PASCAGOULA, Miss. – A funeral home provided the caskets, the city supplied the burial plots, a Baptist minister volunteered to recite the prayers, and sheriff’s deputies served as pallbearers.
But no one at Thursday’s graveside service knew the names of the two Hurricane Katrina victims who were laid to rest side-by-side in a municipal cemetery.
They were the first of the more than 100 still-unidentified Katrina victims, most from New Orleans, to be buried, more than five months after the monstrous storm.
The Rev. Rex Yancey has spoken at hundreds of funerals in 40 years of ministry, but he struggled to find the right words for the occasion. He wrote a poem and read it aloud at the end of the brief memorial service.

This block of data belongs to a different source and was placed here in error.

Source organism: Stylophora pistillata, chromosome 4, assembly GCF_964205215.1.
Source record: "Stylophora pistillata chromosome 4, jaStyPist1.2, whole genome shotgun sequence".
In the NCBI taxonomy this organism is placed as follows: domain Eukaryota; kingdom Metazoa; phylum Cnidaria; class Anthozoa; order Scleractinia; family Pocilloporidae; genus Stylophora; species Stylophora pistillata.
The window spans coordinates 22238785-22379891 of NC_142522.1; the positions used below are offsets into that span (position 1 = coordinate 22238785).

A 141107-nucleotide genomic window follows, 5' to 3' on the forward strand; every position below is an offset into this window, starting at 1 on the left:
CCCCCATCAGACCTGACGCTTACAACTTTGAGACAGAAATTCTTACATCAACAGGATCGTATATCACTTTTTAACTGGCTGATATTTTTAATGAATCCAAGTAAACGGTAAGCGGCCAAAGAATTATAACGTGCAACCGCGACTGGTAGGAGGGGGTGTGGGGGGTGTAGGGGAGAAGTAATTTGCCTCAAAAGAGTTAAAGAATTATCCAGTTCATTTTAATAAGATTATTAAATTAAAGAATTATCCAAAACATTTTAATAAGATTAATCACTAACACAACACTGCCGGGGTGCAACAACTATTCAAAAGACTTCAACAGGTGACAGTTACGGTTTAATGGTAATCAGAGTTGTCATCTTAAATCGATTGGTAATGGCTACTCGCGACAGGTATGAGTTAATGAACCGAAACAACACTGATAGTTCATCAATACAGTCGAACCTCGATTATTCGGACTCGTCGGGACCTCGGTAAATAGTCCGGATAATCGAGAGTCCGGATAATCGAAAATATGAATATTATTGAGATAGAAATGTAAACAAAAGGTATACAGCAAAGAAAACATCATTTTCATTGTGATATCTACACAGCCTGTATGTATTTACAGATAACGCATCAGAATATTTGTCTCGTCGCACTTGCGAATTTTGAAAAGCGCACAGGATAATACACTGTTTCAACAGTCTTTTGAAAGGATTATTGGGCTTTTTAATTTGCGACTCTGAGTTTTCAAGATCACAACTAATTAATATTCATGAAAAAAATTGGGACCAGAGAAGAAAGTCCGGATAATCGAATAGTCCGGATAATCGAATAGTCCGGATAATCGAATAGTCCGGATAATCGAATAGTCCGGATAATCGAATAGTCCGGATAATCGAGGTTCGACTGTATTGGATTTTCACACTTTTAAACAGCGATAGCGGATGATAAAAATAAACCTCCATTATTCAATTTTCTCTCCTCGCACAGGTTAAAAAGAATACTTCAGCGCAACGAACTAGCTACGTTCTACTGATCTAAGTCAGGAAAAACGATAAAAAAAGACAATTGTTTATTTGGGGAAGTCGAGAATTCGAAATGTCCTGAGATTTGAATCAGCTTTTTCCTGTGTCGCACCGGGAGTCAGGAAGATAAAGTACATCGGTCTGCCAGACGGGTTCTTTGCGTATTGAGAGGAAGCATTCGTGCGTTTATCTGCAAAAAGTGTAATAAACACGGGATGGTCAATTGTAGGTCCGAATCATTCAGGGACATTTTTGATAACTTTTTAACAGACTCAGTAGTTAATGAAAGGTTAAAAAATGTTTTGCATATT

“Some questions disturb me as I stand here today,” Yancey said. “They haunt my mind. They won’t go away. Who are you? Can you whisper a clue? Are there friends and relatives looking for you?”
Nobody came forward to claim the bodies of the man and woman, who were found about a week after the Aug. 29 hurricane. After fingerprints, dental records and DNA tests failed to yield any results, Coroner Vicki Broadus decided to let them rest in peace.
Several dozen people gathered at the cemetery to pay their respects. Signs of the hurricane’s fury were not far away – gutted homes, twisted oaks and storm-tossed debris.
Lucille Nash, 70, brought a red rose to the service. Her 46-year-old daughter died in the hurricane, but Nash did not learn of her death until November.
“It could have very easily been her here,” she said.
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